All Good Things by Leigh Somerville picks up where her first novel It All Started with a Dog left off, answering the question, “Will Rachel Springer marry John Turner?” Just when Rachel thought the biggest challenge was choosing a wedding dress, her ditsy friend Susan shares a painful secret that shakes her already shaky confidence in love. A bequest from Rachel’s grandmother — and a near-death experience with John’s grandson, Ben — help her make the decision that changes the lives of every character in the book.
Many loving women, including her grandmother, had helped her father raise his two children in the years afterward. And in her adult life, women friends had continued to fill the role of mother for her. But sometimes, when she observed a special look pass between a young mother and her child, Rachel felt a longing.
She closed the front door quietly so as not to disturb the sleeping child and walked toward the barn. Ralph saw her coming and ran down the hill toward her. The farm always seemed to take at least five years off Ralph’s life, and he leaped and bounded toward her like a puppy. At one point, he stopped to grab a stick in his mouth and rushed toward her to play fetch. Rachel pulled the stick out of his jaws and tossed it toward George, waiting at the barn.
“This dog is a natural born farm dog. You need to move him out of that dirty old city to a place where he can run free like he was meant to,” George said.
“Do you hear that, Ralph? He wants to take you away from the pigeons and all your friends on the Circle. The whole Capitol would collapse if Ralph left town. He’s one of the chief ambassadors there, aren’t you, boy?”
Ralph ran between the two, back and forth. Finally, George threw the stick toward the woods. Ralph ran into the underbrush but couldn’t find it.
“Come on, Ralph, we’ve got something to show your mistress.” Ralph came when he was called and trotted off down the path through the woods in front of them.
“The farm looks wonderful, George. You’ve done miracles with the place.”
George stared off into the woods and didn’t say anything, but Rachel knew he was grateful for her compliment. “I’m happy here, Rachel,” he finally said. “I didn’t think I’d ever be happy again. Didn’t think I’d ever work again. Feel safe.”
They walked on for a while in companionable silence, listening to the woods sounds. Ralph chased several squirrels, occasionally looking back to make sure Rachel had seen his bravery.
“My cousins are lucky to have found you. I’m afraid they were getting overwhelmed by the place and had started to let it get pretty run down.”
“I love this farm, and they’re good to share it with me. There’s only one problem.”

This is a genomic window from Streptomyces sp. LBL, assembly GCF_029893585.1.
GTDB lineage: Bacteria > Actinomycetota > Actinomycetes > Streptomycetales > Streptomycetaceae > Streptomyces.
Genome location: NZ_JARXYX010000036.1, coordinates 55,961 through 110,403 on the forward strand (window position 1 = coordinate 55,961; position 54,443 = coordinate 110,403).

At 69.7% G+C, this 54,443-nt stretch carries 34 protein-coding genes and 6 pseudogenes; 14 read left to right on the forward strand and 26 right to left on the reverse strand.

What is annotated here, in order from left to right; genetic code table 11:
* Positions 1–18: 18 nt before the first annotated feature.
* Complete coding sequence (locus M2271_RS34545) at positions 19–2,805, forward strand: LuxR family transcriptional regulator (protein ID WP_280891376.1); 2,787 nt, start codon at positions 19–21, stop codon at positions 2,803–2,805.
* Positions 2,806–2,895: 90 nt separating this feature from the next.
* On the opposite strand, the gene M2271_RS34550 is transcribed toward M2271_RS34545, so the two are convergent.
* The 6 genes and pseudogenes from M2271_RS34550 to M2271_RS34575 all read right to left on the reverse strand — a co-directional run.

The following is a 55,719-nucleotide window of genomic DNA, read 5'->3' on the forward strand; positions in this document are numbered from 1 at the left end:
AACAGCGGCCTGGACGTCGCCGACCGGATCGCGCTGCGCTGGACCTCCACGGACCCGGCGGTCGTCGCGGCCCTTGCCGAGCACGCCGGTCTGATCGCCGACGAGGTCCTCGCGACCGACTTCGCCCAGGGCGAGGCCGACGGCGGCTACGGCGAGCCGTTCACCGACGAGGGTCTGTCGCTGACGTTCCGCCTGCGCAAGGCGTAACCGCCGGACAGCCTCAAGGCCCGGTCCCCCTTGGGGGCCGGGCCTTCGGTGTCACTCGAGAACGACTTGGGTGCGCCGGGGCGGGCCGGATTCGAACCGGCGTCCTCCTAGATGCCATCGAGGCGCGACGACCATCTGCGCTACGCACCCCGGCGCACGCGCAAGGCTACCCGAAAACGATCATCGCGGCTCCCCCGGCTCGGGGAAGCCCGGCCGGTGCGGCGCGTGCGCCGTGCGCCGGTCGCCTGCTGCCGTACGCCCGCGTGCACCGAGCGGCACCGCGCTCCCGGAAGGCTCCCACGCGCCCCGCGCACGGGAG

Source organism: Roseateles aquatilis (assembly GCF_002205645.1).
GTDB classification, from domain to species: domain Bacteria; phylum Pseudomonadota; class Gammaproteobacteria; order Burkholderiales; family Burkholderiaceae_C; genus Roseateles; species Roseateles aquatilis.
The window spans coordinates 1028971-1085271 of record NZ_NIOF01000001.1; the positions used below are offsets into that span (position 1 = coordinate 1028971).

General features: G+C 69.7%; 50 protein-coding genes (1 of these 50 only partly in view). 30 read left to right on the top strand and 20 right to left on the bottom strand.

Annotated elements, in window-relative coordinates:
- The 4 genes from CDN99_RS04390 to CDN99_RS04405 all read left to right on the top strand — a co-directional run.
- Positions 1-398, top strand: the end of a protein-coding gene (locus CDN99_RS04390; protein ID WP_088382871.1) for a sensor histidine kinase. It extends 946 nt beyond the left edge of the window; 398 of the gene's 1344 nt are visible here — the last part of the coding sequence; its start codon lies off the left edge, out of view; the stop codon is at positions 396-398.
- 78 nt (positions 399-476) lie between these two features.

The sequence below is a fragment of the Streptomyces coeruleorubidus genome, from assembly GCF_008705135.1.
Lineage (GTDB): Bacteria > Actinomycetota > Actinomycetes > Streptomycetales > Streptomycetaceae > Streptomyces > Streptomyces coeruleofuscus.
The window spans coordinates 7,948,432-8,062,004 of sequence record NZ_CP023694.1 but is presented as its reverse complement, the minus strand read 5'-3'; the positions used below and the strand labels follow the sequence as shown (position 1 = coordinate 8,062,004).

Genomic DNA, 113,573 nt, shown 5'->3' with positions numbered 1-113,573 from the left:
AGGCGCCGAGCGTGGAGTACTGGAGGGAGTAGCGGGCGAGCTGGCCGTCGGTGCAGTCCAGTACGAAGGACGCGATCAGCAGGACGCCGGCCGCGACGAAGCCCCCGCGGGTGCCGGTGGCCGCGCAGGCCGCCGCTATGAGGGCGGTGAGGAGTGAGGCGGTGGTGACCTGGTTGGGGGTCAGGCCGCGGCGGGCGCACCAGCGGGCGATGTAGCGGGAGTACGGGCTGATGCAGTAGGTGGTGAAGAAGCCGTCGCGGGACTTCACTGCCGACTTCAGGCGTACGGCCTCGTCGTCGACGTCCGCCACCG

Rachel waited. She knew from her professional experience not to push. Finally, she stopped and turned to him. “What is it, George? Something I can do to help?”
“I get lonely, Rachel,” he said. She could see his shoulders sag with the loneliness. “Your cousins have each other. They’re still so much in love, and sometimes I feel like a fifth wheel. They don’t mean to make me feel that way. In fact, they go out of their way to include me in everything they do, but . . .”
“I know, George,” Rachel said, walking on toward the river. Even though she didn’t. Rachel had that unusual ability to be totally fulfilled alone. She’d never really known what lonely felt like. All her life, friends had felt sorry for her being single, but she’d never wanted to change that status. Never felt the need. She was the exception, she knew. George was the rule.
Suddenly, he veered off the path toward the river and inched his way down the bank to the water. Ralph leaped over the edge toward him. George held up his hand to help Rachel down the incline.
It was only after she reached the sandy beach that she saw what he had wanted to show her. A tower of rocks stood like a monument in the middle of the water. At its highest, it was taller than George and about as wide as a refrigerator.
“It just appeared one day,” George said. “I have no idea who did it or why, but he, or she, must have been tall.”
“And strong,” Rachel said. “Some of these rocks are heavy.” She reached out to touch the artwork. The sun created a mosaic of colors that glistened with the water. “It’s beautiful,” she whispered. “What a beautiful surprise. Thank you for sharing it with me. Thank you.”
Ralph lay in the water looking up at the rocks and the people admiring them. And then, without warning, he leaped to attention and rushed around and around it, splashing water in a mad dance of utter glee.
“This dog is crazy,” George laughed.
“No, just happy,” Rachel said.
“Me, too,” George said and joined Ralph in his water celebration. He grabbed Rachel’s hand, and the three splashed around the river rocks until Rachel became dizzy and begged to stop.
“We wore her out, Ralph,” George said, joining Rachel where she sat on the riverbank. Ralph came to sit next to the two where they rested, admiring the mysterious tower.
“Have you shown this to my cousins?” Rachel asked. “Maybe they’d have some idea who did it.”
“I haven’t shared it with anyone except you. Didn’t want to. In fact, I don’t think I want to know who did it. Might spoil the magic. You do believe in magic, don’t you, Rachel?”
Leigh Somerville has had a long career as a full time writer doing business as Studio McMillan in Winston-Salem. Currently, she is the Director of Marketing & PR for Twin City Stage. Formerly, she was Editor of Winston-Salem Living and wrote as the Scene & Heard columnist for the Winston-Salem Journal for 10 years. She has contributed to regional and national magazines. Her work includes ghost-writing memoirs and legacy letters, facilitating writing workshops and retreats, coaching and public speaking.
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